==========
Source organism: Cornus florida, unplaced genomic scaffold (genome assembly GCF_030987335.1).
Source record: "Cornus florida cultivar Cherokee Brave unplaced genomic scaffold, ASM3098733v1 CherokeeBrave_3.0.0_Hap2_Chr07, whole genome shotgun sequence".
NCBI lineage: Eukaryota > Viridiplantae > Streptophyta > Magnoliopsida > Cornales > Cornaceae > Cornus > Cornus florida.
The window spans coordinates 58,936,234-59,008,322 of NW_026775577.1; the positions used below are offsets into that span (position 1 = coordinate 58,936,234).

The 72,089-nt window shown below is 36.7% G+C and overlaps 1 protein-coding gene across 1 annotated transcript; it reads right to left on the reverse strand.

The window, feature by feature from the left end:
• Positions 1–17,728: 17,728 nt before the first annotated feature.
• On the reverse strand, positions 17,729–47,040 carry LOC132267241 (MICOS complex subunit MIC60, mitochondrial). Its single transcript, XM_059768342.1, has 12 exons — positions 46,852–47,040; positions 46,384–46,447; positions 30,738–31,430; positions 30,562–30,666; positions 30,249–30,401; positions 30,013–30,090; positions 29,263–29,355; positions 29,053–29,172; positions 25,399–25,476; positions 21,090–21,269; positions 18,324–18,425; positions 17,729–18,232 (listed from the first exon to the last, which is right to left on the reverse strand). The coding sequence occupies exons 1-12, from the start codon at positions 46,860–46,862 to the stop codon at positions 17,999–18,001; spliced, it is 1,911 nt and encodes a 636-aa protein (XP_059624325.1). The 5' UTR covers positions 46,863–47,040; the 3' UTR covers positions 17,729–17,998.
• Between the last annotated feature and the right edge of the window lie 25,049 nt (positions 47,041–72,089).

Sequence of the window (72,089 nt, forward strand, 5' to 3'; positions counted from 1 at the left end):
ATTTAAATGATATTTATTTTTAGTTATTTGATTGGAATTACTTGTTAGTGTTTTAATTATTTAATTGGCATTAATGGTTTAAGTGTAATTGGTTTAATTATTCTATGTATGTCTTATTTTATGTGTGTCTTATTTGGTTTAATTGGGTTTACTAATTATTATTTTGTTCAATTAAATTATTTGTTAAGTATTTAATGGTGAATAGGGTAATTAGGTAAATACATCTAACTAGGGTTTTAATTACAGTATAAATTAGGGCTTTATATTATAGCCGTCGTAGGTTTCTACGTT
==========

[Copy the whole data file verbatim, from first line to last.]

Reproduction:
Source organism: Cornus florida, unplaced genomic scaffold (genome assembly GCF_030987335.1).
Source record: "Cornus florida cultivar Cherokee Brave unplaced genomic scaffold, ASM3098733v1 CherokeeBrave_3.0.0_Hap2_Chr07, whole genome shotgun sequence".
NCBI lineage: Eukaryota > Viridiplantae > Streptophyta > Magnoliopsida > Cornales > Cornaceae > Cornus > Cornus florida.
The window spans coordinates 58,936,234-59,008,322 of NW_026775577.1; the positions used below are offsets into that span (position 1 = coordinate 58,936,234).

The 72,089-nt window shown below is 36.7% G+C and overlaps 1 protein-coding gene across 1 annotated transcript; it reads right to left on the reverse strand.

The window, feature by feature from the left end:
• Positions 1–17,728: 17,728 nt before the first annotated feature.
• On the reverse strand, positions 17,729–47,040 carry LOC132267241 (MICOS complex subunit MIC60, mitochondrial). Its single transcript, XM_059768342.1, has 12 exons — positions 46,852–47,040; positions 46,384–46,447; positions 30,738–31,430; positions 30,562–30,666; positions 30,249–30,401; positions 30,013–30,090; positions 29,263–29,355; positions 29,053–29,172; positions 25,399–25,476; positions 21,090–21,269; positions 18,324–18,425; positions 17,729–18,232 (listed from the first exon to the last, which is right to left on the reverse strand). The coding sequence occupies exons 1-12, from the start codon at positions 46,860–46,862 to the stop codon at positions 17,999–18,001; spliced, it is 1,911 nt and encodes a 636-aa protein (XP_059624325.1). The 5' UTR covers positions 46,863–47,040; the 3' UTR covers positions 17,729–17,998.
• Between the last annotated feature and the right edge of the window lie 25,049 nt (positions 47,041–72,089).

Sequence of the window (72,089 nt, forward strand, 5' to 3'; positions counted from 1 at the left end):
ATTTAAATGATATTTATTTTTAGTTATTTGATTGGAATTACTTGTTAGTGTTTTAATTATTTAATTGGCATTAATGGTTTAAGTGTAATTGGTTTAATTATTCTATGTATGTCTTATTTTATGTGTGTCTTATTTGGTTTAATTGGGTTTACTAATTATTATTTTGTTCAATTAAATTATTTGTTAAGTATTTAATGGTGAATAGGGTAATTAGGTAAATACATCTAACTAGGGTTTTAATTACAGTATAAATTAGGGCTTTATATTATAGCCGTCGTAGGTTTCTACGTT